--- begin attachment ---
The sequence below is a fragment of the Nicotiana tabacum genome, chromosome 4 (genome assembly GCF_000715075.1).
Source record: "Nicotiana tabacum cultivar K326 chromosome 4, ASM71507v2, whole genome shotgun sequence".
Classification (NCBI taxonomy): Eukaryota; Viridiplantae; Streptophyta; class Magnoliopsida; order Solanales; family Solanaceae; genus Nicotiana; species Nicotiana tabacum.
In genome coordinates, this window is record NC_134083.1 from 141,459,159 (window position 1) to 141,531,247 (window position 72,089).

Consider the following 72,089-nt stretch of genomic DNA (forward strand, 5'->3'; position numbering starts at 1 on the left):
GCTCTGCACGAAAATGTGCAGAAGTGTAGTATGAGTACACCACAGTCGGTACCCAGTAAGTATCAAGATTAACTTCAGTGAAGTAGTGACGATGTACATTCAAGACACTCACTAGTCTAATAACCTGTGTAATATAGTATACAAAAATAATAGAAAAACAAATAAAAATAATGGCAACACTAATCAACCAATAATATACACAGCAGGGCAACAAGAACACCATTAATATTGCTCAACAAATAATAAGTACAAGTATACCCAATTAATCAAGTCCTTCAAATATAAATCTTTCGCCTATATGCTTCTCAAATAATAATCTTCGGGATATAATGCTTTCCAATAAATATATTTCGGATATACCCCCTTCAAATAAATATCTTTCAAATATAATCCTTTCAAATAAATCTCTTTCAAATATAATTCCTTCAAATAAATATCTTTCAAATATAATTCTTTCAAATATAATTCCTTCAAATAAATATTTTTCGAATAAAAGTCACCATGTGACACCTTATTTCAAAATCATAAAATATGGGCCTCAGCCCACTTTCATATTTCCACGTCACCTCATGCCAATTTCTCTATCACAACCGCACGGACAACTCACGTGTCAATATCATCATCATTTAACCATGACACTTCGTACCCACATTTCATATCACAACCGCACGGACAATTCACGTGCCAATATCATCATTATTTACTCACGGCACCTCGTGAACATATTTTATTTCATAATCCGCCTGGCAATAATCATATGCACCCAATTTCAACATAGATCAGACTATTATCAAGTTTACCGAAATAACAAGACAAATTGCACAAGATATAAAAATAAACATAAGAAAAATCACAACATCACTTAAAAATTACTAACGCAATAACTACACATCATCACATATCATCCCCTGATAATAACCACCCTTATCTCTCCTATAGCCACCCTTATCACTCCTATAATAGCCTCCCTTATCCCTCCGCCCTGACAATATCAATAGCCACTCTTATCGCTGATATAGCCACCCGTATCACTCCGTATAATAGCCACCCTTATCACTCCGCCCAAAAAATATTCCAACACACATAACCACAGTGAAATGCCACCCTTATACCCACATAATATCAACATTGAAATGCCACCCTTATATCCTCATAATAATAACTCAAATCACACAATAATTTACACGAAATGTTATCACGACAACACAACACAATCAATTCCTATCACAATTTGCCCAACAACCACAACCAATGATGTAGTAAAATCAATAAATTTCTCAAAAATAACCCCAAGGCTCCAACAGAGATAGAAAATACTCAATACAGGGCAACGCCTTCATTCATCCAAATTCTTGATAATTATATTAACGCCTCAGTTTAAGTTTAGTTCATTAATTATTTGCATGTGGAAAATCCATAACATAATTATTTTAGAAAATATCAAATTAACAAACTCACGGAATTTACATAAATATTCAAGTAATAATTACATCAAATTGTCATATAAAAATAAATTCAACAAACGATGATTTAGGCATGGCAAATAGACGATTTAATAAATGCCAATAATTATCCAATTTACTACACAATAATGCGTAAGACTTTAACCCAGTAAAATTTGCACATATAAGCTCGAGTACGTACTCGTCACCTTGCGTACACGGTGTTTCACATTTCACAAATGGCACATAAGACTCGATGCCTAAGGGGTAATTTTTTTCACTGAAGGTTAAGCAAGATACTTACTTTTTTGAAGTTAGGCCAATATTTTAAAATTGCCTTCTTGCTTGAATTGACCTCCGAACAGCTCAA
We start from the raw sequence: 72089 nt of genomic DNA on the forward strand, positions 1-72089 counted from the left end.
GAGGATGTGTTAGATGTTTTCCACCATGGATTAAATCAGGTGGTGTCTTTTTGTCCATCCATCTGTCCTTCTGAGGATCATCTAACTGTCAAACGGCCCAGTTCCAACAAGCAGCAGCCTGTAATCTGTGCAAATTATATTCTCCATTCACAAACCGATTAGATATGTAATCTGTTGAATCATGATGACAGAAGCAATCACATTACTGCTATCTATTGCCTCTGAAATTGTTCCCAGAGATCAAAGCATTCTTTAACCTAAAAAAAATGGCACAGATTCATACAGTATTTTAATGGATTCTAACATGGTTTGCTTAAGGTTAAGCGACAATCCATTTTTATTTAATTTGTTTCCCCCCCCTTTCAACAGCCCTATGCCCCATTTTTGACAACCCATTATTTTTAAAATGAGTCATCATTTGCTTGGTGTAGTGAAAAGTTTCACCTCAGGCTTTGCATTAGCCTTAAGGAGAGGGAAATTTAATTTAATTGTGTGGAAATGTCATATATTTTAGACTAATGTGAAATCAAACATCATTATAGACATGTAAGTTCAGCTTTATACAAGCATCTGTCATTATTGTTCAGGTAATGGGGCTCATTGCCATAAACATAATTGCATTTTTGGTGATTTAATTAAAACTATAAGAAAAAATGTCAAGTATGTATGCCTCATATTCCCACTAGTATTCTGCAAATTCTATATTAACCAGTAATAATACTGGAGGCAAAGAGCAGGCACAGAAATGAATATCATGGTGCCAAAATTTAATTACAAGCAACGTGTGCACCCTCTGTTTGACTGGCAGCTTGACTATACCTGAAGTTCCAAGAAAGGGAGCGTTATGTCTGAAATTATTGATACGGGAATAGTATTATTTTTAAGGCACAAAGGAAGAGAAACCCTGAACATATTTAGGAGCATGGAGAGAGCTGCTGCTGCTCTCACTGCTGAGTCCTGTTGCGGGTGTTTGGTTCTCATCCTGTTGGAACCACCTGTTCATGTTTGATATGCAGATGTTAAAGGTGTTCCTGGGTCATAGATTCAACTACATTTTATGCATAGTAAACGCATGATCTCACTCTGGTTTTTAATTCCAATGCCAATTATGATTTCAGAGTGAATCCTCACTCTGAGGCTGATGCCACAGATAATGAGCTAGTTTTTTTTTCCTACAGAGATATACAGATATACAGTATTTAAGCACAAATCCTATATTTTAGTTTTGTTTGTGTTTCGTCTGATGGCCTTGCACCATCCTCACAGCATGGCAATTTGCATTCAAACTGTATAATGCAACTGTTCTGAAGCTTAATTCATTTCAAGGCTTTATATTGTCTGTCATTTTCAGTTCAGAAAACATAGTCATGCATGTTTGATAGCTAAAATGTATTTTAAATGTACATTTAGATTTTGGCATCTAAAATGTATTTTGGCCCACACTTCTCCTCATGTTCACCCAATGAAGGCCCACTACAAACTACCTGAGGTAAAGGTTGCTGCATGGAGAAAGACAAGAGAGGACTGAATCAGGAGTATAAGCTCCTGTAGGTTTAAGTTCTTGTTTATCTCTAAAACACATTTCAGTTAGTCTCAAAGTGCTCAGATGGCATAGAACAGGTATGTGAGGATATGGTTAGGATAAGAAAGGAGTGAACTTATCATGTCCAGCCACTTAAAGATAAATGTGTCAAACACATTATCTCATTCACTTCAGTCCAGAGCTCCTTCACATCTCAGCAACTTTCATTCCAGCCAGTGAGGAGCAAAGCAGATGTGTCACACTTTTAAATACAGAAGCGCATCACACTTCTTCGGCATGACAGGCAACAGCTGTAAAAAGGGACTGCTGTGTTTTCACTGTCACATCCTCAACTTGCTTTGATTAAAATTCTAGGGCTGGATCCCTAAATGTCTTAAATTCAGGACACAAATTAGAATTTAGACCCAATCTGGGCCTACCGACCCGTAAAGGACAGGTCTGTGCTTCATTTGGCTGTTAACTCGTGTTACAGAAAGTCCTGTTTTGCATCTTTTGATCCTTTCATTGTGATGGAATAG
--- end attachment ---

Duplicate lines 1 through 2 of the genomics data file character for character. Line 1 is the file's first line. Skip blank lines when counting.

The sequence below is a fragment of the Nicotiana tabacum genome, chromosome 4 (genome assembly GCF_000715075.1).
Source record: "Nicotiana tabacum cultivar K326 chromosome 4, ASM71507v2, whole genome shotgun sequence".